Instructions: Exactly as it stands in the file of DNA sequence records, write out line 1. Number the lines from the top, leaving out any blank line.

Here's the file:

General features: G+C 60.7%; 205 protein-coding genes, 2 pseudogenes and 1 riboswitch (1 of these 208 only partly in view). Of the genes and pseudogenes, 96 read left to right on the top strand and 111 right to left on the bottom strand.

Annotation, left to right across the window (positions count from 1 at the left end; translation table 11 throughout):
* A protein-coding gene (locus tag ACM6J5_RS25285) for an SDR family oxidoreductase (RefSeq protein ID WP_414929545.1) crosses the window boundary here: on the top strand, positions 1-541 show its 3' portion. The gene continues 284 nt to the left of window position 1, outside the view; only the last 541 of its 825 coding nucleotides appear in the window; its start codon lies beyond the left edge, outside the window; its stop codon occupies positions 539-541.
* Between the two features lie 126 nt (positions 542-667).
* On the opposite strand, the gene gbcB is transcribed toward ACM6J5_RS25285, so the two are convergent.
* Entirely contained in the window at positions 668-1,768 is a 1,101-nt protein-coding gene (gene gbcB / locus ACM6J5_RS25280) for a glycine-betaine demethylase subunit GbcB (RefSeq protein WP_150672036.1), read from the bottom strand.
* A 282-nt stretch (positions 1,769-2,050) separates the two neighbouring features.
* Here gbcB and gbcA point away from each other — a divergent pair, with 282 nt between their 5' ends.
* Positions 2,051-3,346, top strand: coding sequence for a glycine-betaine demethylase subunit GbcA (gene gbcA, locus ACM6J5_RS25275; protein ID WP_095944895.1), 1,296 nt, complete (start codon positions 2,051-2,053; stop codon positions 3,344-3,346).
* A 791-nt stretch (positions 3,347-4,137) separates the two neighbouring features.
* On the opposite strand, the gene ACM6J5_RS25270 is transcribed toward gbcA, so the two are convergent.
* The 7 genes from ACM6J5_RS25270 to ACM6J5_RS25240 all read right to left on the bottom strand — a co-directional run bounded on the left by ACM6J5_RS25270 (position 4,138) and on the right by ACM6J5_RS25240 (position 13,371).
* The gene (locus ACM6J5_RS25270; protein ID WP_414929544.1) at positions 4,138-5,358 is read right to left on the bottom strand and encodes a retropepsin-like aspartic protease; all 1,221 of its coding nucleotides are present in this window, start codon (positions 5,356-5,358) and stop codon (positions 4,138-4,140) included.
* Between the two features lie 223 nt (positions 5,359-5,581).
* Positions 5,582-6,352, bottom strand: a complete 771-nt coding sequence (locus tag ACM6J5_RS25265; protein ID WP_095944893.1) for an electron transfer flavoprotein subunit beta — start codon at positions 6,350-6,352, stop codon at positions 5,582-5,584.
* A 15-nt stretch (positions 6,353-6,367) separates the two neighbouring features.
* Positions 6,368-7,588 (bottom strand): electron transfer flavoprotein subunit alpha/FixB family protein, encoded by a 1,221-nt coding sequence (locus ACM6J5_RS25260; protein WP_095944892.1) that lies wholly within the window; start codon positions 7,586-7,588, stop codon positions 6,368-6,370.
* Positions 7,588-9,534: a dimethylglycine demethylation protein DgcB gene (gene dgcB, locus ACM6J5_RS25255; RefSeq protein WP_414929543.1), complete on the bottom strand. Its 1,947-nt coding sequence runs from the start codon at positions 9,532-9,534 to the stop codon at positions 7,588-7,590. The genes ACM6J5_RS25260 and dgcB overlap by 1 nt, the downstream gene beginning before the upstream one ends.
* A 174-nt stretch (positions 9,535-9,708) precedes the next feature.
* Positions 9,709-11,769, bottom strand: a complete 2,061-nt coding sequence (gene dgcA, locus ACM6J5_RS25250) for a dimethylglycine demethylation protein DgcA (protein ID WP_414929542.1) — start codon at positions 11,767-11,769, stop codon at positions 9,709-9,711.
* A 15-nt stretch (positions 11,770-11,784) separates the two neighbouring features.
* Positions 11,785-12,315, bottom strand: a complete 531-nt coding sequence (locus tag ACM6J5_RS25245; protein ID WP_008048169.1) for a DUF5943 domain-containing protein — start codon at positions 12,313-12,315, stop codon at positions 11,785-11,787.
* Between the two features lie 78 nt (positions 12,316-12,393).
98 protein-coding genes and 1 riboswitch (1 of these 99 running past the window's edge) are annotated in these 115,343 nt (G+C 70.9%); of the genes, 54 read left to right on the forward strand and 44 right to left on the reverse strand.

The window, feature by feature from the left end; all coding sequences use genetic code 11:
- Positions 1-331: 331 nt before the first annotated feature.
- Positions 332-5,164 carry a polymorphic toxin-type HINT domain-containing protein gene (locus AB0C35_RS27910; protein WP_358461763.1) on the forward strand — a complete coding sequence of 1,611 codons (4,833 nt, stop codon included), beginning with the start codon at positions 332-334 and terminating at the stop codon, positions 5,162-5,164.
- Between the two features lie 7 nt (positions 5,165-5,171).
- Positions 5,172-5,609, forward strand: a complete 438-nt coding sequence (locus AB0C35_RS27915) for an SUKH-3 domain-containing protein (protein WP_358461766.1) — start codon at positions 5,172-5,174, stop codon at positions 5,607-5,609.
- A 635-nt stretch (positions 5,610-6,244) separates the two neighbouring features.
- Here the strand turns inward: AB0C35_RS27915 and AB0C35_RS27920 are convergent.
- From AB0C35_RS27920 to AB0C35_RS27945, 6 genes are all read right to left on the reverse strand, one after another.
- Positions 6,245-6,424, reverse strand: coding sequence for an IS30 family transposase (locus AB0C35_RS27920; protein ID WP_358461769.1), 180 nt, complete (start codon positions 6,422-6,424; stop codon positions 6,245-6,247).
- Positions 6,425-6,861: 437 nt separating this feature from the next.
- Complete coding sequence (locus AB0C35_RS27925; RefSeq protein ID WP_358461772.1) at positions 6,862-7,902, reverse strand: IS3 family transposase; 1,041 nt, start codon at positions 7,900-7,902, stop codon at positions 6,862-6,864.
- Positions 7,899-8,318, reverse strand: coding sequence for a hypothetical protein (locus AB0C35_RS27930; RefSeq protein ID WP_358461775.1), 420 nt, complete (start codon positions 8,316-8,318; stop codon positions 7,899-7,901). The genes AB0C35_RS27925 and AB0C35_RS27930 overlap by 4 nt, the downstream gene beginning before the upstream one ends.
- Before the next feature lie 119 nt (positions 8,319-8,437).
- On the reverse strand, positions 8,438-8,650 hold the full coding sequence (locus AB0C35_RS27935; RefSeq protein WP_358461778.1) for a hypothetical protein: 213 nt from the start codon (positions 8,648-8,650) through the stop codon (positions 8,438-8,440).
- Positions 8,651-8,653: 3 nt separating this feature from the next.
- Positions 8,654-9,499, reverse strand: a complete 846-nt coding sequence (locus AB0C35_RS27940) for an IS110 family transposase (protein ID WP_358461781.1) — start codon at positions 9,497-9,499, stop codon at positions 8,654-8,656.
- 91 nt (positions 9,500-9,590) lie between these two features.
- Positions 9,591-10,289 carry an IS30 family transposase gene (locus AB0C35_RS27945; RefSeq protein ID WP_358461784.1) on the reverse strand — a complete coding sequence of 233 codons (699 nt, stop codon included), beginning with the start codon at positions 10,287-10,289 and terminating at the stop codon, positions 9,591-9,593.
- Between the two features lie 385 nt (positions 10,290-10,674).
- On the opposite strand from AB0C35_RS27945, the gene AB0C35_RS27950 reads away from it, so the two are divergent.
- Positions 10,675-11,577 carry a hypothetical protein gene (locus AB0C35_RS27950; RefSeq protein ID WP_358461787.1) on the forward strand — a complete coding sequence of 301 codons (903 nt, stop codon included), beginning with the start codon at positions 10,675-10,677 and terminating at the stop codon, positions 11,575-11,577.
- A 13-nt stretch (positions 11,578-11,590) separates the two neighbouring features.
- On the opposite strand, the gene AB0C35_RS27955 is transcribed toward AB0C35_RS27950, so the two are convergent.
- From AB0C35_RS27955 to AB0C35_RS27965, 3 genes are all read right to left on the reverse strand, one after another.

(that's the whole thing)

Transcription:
General features: G+C 60.7%; 205 protein-coding genes, 2 pseudogenes and 1 riboswitch (1 of these 208 only partly in view). Of the genes and pseudogenes, 96 read left to right on the top strand and 111 right to left on the bottom strand.